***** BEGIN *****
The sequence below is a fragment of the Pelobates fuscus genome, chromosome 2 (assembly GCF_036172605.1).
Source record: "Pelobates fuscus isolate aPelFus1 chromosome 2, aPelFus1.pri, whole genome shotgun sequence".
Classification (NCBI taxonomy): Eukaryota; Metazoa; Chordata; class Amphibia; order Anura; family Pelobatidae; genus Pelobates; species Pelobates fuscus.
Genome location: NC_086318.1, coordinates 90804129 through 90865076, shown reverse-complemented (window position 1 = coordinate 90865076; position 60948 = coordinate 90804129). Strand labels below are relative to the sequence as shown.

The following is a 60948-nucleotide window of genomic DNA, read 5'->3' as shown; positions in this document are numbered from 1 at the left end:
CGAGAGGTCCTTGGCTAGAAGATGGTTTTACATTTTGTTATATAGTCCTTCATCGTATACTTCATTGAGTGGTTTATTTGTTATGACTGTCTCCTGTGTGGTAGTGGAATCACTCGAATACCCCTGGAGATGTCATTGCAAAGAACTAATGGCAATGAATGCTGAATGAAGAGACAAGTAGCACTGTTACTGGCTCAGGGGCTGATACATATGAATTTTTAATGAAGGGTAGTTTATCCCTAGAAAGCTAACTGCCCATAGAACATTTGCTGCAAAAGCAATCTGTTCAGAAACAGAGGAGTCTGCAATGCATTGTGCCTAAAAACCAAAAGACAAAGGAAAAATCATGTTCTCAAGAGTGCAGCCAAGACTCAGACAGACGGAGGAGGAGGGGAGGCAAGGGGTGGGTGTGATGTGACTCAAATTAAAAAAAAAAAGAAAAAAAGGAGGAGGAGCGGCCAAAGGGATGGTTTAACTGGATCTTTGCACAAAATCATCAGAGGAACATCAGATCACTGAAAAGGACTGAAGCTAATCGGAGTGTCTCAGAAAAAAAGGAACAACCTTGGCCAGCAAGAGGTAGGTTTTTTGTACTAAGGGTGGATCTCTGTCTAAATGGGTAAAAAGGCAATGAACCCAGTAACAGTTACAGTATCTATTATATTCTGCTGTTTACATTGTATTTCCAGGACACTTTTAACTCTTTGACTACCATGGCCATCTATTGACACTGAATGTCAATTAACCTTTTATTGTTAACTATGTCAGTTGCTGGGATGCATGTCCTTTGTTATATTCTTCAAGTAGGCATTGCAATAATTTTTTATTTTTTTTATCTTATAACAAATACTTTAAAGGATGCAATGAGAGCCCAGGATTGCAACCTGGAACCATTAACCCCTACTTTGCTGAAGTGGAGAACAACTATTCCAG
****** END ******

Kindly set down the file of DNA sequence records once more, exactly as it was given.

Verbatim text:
The sequence below is a fragment of the Pelobates fuscus genome, chromosome 2 (assembly GCF_036172605.1).
Source record: "Pelobates fuscus isolate aPelFus1 chromosome 2, aPelFus1.pri, whole genome shotgun sequence".
Classification (NCBI taxonomy): Eukaryota; Metazoa; Chordata; class Amphibia; order Anura; family Pelobatidae; genus Pelobates; species Pelobates fuscus.
Genome location: NC_086318.1, coordinates 90804129 through 90865076, shown reverse-complemented (window position 1 = coordinate 90865076; position 60948 = coordinate 90804129). Strand labels below are relative to the sequence as shown.

The following is a 60948-nucleotide window of genomic DNA, read 5'->3' as shown; positions in this document are numbered from 1 at the left end:
CGAGAGGTCCTTGGCTAGAAGATGGTTTTACATTTTGTTATATAGTCCTTCATCGTATACTTCATTGAGTGGTTTATTTGTTATGACTGTCTCCTGTGTGGTAGTGGAATCACTCGAATACCCCTGGAGATGTCATTGCAAAGAACTAATGGCAATGAATGCTGAATGAAGAGACAAGTAGCACTGTTACTGGCTCAGGGGCTGATACATATGAATTTTTAATGAAGGGTAGTTTATCCCTAGAAAGCTAACTGCCCATAGAACATTTGCTGCAAAAGCAATCTGTTCAGAAACAGAGGAGTCTGCAATGCATTGTGCCTAAAAACCAAAAGACAAAGGAAAAATCATGTTCTCAAGAGTGCAGCCAAGACTCAGACAGACGGAGGAGGAGGGGAGGCAAGGGGTGGGTGTGATGTGACTCAAATTAAAAAAAAAAAGAAAAAAAGGAGGAGGAGCGGCCAAAGGGATGGTTTAACTGGATCTTTGCACAAAATCATCAGAGGAACATCAGATCACTGAAAAGGACTGAAGCTAATCGGAGTGTCTCAGAAAAAAAGGAACAACCTTGGCCAGCAAGAGGTAGGTTTTTTGTACTAAGGGTGGATCTCTGTCTAAATGGGTAAAAAGGCAATGAACCCAGTAACAGTTACAGTATCTATTATATTCTGCTGTTTACATTGTATTTCCAGGACACTTTTAACTCTTTGACTACCATGGCCATCTATTGACACTGAATGTCAATTAACCTTTTATTGTTAACTATGTCAGTTGCTGGGATGCATGTCCTTTGTTATATTCTTCAAGTAGGCATTGCAATAATTTTTTATTTTTTTTATCTTATAACAAATACTTTAAAGGATGCAATGAGAGCCCAGGATTGCAACCTGGAACCATTAACCCCTACTTTGCTGAAGTGGAGAACAACTATTCCAG